Thursday, June 30, 2011

July 14, 1865 --- Death on the Matterhorn

Triumph and tragedy in a single day for a British climbing team headed by Edward Whymper. Bidding to be the first to conquer the Matterhorn, Whymper's team had failed to reach the summit from the Italian side, however, success is won in their first approach via the Zermatt ridge. Camped at 11,000 feet the night before the final push to the top, Whymper recalled: "Long after dusk, the cliffs above echoed with our laughter and
the songs of our guides, for we were happy that night in camp, and did not dream of calamity."

Having reached the Alpine summit of 14,700 feet and planted the colors, the team begins its equally perilous descent. The disaster is, in Whymper's words, "the work of a moment." The 7-man team is connected one to another by a rope. It is vital that the rope remain taut, the sudden pull on any slack could be fatal. The youngest climber, Hadow - but in his teens - is the fourth man on the rope. He stumbles, staggering one way, then toppling back. The rope snaps, Hadow and three others vanish. Whymper's account continues: "For two or three seconds we saw our companions sliding downwards on their backs, spreading out their hands endeavoring to save themselves; then they disappeared one by one."

Whymper and a rescue team searched for the bodies. No sign was ever found of Lord Francis Douglas; what was left of the other three is described only as "shapeless remnants of humanity." All that could be done was a reading of the 90th Psalm, "Lord, thou halt been our dwelling place ... Before the mountains were brought forth." At an inquest, Whymper was exonerated of any blame for the accident, which was blamed on a faulty rope and inexperience.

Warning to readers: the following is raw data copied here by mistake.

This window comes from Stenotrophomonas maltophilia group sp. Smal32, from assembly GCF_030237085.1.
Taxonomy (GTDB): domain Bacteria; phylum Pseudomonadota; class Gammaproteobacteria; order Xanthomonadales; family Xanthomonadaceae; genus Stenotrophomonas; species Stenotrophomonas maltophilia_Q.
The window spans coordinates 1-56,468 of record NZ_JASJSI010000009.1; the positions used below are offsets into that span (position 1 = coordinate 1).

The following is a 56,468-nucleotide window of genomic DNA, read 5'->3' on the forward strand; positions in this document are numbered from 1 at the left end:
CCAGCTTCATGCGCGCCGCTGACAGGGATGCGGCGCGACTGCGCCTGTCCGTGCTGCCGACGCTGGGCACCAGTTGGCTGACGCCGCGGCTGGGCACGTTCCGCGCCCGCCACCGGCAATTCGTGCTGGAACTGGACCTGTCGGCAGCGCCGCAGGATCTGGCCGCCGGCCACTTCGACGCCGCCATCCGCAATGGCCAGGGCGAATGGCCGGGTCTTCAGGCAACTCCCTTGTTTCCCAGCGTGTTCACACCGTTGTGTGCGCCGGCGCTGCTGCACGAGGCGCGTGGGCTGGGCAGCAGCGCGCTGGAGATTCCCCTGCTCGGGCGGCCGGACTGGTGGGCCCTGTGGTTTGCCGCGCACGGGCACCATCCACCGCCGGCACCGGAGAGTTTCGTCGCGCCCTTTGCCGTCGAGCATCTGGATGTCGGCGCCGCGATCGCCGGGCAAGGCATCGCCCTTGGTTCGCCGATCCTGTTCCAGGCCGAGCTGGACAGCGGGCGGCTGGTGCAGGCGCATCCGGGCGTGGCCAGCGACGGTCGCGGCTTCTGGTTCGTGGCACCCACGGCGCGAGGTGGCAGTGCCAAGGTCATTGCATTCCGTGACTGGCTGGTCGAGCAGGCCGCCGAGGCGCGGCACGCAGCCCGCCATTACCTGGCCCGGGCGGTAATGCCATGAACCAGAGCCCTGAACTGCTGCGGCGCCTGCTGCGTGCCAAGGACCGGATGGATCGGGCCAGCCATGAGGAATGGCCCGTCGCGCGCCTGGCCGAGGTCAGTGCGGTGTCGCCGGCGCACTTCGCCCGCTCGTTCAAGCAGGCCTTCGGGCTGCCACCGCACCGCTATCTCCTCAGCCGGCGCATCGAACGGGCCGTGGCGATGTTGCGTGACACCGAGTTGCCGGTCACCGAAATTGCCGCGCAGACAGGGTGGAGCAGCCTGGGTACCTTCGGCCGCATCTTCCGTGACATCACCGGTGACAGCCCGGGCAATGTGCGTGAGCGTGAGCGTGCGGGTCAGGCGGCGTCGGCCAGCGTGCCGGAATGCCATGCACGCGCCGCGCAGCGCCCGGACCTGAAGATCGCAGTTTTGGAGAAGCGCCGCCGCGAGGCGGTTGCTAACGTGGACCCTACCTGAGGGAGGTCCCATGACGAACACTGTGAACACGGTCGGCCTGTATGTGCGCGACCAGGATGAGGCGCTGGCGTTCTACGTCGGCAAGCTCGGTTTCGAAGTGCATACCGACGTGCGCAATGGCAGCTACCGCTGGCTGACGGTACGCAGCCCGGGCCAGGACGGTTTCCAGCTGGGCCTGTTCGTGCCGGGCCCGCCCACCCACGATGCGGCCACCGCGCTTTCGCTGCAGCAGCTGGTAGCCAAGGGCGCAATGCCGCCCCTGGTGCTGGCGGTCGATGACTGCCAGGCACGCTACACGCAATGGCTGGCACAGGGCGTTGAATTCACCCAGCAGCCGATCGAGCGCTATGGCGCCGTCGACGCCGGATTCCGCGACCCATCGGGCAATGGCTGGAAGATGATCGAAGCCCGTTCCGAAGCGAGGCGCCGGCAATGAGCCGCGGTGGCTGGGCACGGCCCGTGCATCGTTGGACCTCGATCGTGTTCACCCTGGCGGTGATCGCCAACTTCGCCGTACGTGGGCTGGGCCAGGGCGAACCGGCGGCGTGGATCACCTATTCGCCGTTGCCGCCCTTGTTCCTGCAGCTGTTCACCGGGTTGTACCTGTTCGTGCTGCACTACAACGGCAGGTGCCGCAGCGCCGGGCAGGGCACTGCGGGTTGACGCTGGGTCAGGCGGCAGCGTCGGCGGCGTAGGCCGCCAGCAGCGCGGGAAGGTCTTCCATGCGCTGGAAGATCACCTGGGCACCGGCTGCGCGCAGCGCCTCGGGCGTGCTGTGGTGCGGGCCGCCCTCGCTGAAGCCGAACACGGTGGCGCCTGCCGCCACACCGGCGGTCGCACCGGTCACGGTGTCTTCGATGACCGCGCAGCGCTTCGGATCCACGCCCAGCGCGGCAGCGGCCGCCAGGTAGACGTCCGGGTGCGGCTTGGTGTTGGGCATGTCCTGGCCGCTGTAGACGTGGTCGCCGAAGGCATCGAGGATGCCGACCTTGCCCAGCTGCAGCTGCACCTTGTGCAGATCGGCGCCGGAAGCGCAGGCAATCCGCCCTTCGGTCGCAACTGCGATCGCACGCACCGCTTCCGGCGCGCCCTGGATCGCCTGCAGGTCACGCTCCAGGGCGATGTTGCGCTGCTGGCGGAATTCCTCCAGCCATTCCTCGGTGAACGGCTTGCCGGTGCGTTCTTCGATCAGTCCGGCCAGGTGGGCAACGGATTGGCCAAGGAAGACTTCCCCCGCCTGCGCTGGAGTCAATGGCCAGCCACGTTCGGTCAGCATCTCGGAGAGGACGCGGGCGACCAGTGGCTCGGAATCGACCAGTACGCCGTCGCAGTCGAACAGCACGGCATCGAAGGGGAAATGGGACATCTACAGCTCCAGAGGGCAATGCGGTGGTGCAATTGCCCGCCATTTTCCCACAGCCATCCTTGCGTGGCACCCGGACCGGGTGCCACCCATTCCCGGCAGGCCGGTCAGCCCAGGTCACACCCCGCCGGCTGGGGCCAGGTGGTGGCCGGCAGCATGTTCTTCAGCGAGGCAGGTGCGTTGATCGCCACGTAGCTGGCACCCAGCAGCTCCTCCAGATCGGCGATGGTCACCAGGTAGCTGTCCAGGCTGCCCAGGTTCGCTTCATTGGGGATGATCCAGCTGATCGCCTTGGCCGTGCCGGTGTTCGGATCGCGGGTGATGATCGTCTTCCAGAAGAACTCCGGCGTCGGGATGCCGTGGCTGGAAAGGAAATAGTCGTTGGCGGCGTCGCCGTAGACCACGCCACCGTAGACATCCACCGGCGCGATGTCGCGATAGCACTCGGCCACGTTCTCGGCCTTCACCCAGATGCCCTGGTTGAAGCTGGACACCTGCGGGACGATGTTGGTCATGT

The Times condemned the increasingly popular sport: "This is magnificent. But is it life? Is it duty? Is it common sense? Is it allowable? Is it not wrong?" Whymper gave up Alpine climbing and turned his adventure-seeking nature to a bid to become the first to cross Greenland, which he failed to do in 1872. In his later years, he was plagued by dreams of the accident on the Matterhorn. Even his friends say Whymper was "unpardonably rude" to anyone who brought up the subject, simply declaring, "It was my own business and I don't choose to discuss it."

Edward Whymper at

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